GURPS Middle Ages I

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GURPS Middle Ages I
GURPSMiddleAges1.jpg
GURPS Middle Ages I cover
Designer(s) Graeme Davis
Publisher(s) Steve Jackson Games
Publication date 2002
Genre(s) unknown
System(s) GURPS

GURPS Middle Ages I is a sourcebook for running a Middle Ages themed GURPS campaign. It is a part of the extensive GURPS "generic" roleplaying system.

Contents[edit]

GURPS Middle Ages I covers English history from the Dark Ages to the Renaissance, and addresses such topics as the development of Saxon law, the influence of the Celtic church, and the ramifications of the Hundred Years' War. A chapter on spellcasting provides simple rules for rune magic and Hellenistic charms. The "Medieval Bestiary" compiles background notes and GURPS statistics for mythological creatures relevant to the era.[1]

Publication history[edit]

GURPS Middle Ages I was designed by Graeme Davis and Michael Hurst, and edited by Steve Jackson, and published by Steve Jackson Games as a 128-page softcover book.[1] Illustrations are by Ruth Thompson, Carl Anderson, Thomas Baxa, Angela Bostick, Dan Carroll, Evan Dorkin, Rick Lowry, and Rob Prior, with a cover by Rowena.[1] After the Secret Service raid on SJG, the company stopped printing adventures for financial reasons, and as a result put out standalone GURPS books; this included more historical subgenre books such as GURPS Middle Ages I, a genre that had been notably missing before that point.[2] As of 2002 it is in its second edition.

Reception[edit]

Rick Swan reviewed GURPS Middle Ages I for Dragon magazine #190 (February 1993).[1] He notes that although "the fantasy elements are well-chosen, the straight history makes for the most provocative reading" but concludes that "despite the meticulous research, the book's lack of focus often makes for a tough ride. In most cases, the material is assigned to neat, discrete compartments. History goes over here, fantasy stays over there, and rarely do the designers make an effort to show how the two complement each other. The perfunctory campaigning chapter provides broad suggestions for designing adventures but few usable specifics. Though the book presents a river of information, it's up to the referee to sift the gold from the silt."[1]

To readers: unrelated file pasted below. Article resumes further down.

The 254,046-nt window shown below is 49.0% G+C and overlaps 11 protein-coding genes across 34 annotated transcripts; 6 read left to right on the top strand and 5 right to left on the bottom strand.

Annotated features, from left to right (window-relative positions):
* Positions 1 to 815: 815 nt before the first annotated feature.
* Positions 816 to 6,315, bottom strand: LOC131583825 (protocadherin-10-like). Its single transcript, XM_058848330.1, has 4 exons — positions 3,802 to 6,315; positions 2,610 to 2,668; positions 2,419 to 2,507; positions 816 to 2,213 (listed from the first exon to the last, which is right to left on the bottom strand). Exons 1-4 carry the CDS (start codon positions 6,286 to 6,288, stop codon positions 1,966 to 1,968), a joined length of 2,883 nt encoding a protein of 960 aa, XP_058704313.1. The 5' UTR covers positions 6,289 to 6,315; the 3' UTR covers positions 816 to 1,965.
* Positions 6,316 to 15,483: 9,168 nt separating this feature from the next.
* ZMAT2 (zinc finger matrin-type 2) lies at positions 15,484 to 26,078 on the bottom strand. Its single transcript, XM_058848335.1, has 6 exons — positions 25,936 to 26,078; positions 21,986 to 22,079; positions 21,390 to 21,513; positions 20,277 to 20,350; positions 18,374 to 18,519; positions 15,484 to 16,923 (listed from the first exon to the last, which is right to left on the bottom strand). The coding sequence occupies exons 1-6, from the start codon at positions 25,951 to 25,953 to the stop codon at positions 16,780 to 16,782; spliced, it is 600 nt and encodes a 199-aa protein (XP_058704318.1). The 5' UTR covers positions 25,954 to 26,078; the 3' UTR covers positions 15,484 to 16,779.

References[edit]

  1. ^ a b c d e Swan, Rick (February 1993). "Role-playing Reviews". Dragon. Lake Geneva, Wisconsin: TSR (#190): 68–69. 
  2. ^ Shannon Appelcline (2011). Designers & Dragons. Mongoose Publishing. p. 109. ISBN 978-1-907702-58-7. 

External links[edit]

  • IN GENRE: Epic Fantasy RPG.net article with suggestions for running an Epic Fantasy campaign, including GURPS and other systems